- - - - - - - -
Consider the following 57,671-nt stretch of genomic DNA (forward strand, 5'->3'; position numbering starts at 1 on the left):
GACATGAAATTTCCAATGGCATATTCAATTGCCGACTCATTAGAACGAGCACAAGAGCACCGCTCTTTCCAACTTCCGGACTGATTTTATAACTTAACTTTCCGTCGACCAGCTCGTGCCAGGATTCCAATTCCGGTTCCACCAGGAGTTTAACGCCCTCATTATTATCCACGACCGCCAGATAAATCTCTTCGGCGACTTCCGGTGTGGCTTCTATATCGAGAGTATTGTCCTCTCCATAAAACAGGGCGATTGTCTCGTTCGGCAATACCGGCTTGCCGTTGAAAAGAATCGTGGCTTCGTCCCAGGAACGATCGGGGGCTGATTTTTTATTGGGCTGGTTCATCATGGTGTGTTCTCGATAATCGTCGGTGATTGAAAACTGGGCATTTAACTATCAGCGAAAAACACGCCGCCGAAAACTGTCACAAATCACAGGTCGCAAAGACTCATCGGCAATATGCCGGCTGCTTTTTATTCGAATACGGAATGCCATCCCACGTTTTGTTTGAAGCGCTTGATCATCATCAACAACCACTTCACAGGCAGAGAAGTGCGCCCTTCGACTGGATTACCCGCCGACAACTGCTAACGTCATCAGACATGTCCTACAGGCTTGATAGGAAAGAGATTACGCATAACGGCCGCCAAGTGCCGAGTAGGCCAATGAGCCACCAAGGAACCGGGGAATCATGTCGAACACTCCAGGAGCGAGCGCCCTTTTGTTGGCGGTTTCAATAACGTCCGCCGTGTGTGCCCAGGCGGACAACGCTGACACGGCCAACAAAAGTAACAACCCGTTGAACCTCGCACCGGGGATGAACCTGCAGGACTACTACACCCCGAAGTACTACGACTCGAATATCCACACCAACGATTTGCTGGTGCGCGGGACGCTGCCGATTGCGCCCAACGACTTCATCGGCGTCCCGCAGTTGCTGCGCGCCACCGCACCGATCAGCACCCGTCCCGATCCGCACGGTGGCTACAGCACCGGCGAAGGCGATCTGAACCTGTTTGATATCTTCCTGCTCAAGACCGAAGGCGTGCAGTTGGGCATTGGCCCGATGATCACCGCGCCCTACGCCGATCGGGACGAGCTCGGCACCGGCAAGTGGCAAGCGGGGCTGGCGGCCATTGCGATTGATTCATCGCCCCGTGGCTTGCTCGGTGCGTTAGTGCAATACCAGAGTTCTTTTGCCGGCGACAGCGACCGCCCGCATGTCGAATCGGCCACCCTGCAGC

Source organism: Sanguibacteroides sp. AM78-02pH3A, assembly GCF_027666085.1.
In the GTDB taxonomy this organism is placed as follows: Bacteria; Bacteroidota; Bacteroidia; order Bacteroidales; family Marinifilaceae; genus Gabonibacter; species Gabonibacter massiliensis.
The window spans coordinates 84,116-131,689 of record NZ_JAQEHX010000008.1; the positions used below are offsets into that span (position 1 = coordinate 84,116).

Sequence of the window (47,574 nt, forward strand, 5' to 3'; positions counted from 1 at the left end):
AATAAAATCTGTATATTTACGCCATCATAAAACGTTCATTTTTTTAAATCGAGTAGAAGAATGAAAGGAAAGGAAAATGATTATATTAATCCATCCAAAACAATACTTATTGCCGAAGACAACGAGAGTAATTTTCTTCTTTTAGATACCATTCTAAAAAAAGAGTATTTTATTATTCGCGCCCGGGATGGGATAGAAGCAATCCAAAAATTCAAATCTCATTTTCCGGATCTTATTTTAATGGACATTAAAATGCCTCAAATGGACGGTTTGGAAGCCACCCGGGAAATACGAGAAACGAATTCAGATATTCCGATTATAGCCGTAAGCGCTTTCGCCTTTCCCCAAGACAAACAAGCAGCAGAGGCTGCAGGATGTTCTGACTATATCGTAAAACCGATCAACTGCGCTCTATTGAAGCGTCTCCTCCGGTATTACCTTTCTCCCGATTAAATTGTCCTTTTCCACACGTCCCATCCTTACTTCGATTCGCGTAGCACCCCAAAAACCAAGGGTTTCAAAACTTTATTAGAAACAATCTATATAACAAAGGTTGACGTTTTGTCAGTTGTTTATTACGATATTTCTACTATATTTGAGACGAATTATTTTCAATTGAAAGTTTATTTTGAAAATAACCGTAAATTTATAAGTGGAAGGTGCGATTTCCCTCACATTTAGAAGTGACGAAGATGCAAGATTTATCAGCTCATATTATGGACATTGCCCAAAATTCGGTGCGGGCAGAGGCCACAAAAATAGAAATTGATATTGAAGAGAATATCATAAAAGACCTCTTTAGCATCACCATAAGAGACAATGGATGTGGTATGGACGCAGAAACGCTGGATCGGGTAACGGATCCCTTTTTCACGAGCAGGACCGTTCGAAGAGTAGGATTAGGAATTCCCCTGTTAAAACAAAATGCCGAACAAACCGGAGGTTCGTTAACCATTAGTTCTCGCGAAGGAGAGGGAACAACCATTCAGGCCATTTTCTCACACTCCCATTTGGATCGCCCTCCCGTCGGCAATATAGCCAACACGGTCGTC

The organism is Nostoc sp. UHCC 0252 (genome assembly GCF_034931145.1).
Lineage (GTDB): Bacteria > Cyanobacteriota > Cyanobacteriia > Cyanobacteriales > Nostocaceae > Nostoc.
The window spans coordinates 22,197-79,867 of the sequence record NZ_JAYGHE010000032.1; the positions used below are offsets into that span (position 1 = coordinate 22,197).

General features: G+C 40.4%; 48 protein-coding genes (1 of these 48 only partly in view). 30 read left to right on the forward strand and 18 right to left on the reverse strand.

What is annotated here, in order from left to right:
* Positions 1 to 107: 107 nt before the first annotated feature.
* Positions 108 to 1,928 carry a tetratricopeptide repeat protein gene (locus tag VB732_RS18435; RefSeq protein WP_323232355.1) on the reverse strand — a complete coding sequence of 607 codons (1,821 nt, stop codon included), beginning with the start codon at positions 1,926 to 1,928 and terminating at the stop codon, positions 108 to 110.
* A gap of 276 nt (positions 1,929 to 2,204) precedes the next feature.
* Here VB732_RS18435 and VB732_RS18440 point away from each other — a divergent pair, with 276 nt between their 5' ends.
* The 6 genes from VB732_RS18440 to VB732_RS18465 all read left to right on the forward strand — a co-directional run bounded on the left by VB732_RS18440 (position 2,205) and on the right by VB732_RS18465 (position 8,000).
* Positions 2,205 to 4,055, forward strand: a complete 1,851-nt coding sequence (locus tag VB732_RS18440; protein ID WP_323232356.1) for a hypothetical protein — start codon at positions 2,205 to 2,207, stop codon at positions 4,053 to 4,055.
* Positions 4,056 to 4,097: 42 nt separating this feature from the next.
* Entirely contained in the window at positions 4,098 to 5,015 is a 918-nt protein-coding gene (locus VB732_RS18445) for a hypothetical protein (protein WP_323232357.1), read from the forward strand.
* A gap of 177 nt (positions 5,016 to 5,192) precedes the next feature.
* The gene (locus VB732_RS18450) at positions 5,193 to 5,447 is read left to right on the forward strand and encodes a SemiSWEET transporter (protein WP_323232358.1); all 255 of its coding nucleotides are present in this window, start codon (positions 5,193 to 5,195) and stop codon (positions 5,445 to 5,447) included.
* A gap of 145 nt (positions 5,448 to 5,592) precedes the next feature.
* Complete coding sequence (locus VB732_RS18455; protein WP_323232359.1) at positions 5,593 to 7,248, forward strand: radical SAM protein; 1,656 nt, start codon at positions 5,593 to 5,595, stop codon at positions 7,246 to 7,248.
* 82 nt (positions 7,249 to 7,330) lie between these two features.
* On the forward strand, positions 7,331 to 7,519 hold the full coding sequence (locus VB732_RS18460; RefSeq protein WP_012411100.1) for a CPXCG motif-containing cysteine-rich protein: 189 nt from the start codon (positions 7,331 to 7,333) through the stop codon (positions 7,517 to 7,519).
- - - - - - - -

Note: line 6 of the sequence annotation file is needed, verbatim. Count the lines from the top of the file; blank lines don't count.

Sequence of the window (47,574 nt, forward strand, 5' to 3'; positions counted from 1 at the left end):